Sherry 1844 Diaz de Morales C., Amontillado
Provenance: Cannes Besch, 12/28/2012
Well before the Roman conquest some 2,200 years ago, the area around Cadiz, Spain already boasted a flourishing grape-growing and winemaking tradition. Canaanites, who founded the city around 900 b.c., brought vines and the winemaking trade with them. Greeks added to this knowledge and during Rome’s rule from about 200 b.c. to 100 a.d., Cadiz’s wine industry transformed from a local industry to a phenomenon throughout the known world. Vintages from the area around southern Spain soon were being shipped throughout the Empire. The drink that would become the sherry we know today was a favorite among the Roman elite.
Diaz de Morales C.(We currently have no information available on this brand)
Celestino Díaz de Morales
The history of so many bodegas in Jerez is full of twists, and that of Celestino Díaz de Morales is no exception. The firm arose from two old bodegas which became linked by marriage and inheritance. It all began at the beginning of the 19th century, 1800 in fact when the Sanluqueño José Ubreva established a bodega which soon contained some excellent wines known as the “Soleras Ubreva.” A little later in the early 19th century Pedro López de Villegas, born in 1788 in Cóbreces (Cantabria), also founded a bodega of high repute. By the end of the 19th century, it was located at Calle Ferrocarril, 10, moving to Calle Cervantes in 1916.
Celestino Díaz de Morales was born in Jerez in 1893 and in 1934 married Petronila Ysasi Ivison, descended as her name suggests from bodega royalty. Celestino established a bodega under his name in 1964 using the soleras he inherited from his father, Pedro Díaz y López (Jerez 1866), who already had established brands such as Amontillado Alcalde, Solera Real, and Quina Cantabria. The grandfather of Pedro Díaz y López founded these Soleras. Celestino’s bodega also contained wines inherited from his mother’s side of the family in 1916. Her name was Mercedes de Morales Ubreva (Jerez 1872). Her parents were Miguel Morales y Morales (Arcos 1826) and Cayetana Ubreva Bardayo (1840-1920) and had inherited the famous soleras of José Ubreva. These would reach great heights in the hands of Celestino.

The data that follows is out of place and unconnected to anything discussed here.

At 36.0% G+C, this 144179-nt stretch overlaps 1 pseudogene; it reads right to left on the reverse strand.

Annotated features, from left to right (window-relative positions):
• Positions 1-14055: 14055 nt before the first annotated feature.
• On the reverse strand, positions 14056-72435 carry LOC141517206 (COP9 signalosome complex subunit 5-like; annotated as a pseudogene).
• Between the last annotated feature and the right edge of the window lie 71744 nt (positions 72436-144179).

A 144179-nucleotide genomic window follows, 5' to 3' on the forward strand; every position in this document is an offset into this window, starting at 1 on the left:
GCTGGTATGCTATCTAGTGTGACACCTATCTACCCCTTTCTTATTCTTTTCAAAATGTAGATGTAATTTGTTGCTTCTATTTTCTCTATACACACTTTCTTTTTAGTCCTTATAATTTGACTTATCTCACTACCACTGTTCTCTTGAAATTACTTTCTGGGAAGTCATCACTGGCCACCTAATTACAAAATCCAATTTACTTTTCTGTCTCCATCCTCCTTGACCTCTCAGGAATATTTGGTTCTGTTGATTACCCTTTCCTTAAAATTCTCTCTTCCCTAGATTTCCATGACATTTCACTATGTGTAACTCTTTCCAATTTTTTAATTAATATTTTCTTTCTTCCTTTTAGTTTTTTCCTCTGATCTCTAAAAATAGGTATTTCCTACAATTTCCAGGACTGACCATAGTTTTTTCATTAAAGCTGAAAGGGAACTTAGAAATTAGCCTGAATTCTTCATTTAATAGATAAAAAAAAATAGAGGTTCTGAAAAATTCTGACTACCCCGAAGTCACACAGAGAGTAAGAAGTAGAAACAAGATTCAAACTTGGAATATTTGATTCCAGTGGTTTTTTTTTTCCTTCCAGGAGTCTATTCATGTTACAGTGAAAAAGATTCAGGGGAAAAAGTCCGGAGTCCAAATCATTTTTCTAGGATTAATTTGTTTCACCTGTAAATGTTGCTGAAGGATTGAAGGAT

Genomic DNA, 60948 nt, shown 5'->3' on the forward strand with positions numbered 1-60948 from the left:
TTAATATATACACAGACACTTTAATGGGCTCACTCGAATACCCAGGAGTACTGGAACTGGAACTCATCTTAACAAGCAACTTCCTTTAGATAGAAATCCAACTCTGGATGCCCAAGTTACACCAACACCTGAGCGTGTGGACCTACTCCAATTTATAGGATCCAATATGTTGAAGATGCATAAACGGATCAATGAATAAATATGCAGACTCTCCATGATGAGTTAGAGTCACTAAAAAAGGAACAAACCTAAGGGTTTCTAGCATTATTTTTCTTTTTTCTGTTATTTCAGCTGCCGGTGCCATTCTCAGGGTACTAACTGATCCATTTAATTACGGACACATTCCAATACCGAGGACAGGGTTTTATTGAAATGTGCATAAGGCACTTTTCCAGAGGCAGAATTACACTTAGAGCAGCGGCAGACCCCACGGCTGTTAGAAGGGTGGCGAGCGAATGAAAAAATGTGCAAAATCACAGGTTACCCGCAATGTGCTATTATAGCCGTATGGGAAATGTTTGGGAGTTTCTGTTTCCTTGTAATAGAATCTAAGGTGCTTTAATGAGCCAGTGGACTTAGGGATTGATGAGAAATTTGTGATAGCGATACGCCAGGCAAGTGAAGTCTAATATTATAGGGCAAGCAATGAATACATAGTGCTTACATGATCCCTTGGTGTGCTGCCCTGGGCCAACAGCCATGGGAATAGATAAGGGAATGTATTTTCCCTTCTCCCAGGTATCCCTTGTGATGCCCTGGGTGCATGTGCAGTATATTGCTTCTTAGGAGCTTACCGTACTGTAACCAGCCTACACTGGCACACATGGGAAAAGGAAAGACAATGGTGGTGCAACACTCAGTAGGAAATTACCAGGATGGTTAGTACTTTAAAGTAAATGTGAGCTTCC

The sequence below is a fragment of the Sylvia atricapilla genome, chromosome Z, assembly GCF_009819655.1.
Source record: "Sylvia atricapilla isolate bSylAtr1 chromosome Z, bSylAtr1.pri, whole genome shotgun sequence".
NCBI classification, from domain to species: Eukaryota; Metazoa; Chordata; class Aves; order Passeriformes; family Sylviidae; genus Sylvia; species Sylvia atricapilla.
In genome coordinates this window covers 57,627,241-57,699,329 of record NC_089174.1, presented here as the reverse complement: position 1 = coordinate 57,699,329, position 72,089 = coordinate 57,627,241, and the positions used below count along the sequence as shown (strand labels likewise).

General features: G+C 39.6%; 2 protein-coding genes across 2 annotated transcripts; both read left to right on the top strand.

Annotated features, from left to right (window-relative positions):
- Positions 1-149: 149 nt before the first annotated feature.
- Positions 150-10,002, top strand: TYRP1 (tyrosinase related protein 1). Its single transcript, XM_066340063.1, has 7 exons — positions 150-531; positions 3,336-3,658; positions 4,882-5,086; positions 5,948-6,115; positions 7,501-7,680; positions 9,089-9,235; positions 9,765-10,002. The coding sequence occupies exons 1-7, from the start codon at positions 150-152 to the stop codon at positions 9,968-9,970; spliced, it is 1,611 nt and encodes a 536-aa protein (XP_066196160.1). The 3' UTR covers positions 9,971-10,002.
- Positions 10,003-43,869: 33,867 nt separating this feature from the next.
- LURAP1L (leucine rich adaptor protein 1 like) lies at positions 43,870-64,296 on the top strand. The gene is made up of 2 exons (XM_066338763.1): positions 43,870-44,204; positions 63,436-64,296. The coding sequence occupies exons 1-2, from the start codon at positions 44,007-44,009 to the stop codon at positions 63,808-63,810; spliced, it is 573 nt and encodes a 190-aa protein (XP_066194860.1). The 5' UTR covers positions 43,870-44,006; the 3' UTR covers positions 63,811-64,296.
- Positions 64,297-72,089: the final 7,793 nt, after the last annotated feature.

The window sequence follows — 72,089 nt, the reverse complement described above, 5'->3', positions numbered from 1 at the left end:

Palomino & Vergara
Miguel de Morales Ubreva (1864-1904), son of Miguel Morales and Cayetana Ubreva went to London as the representative of the family business. Here he met and married María Lasa Eguibar in 1884 but died young of nephritis leaving four daughters. Of Miguel Morales y Morales’ other eight children, José María de Morales had a mainly almacenista (small family businesses) bodega at Calle Ávila, 6, but was also known for his brandies Uno, Dos and Tres Racimos. He died aged only 38, but his widow kept the business going till 1909. His brother Rafael also had a bodega at Calle Bizcocheros, 16, where he specialized in spirits, while yet another brother, Manuel, had a bodega in Calle Paralejo, moving in 1913 to Calle Zaragoza. Having no children, Manuel took on as a partner Juan José Palomino Jiménez of Palomino & Vergara who gradually absorbed the firm.
From the late 19th century the family home was located at Calle Tornería, 7. The building was converted into flats a few years ago. In 1900 the Guía Oficial de Jerez placed the firm at the Plaza de Los Santos where the bodegas included offices and a cooperage, and there were other bodegas at the Plaza Peones and Plaza del Cubo. Miguel Morales y Morales owned several vineyards, among which were San Cayetano, San Miguel, and Nuestra Señora del Carmen located in the Pagos Macharnudo, Carrascal, Balbaina, and Carrahola. He also owned several famous brands: Jerez del Abuelo, Amontillado Selecto, Solera de la Serranita, Amontillado NPU 1810, Pedro Ximénez 1820, Naranja 1780, Gran Coñac Español, Anís del Corzo, each carrying the distinctive “H” logo. The firm of Celestino Díaz de Morales, which had inherited from Miguel Morales y Morales and Pedro Díaz y López remained in business until it was taken over by Rumasa in 1976 and subsequently disappeared. Among their brands were Anís del Canario, Fino Carrascal and El Grillo.
Source: Paula Maclean Jerez-xeres-sherry.blogspot.com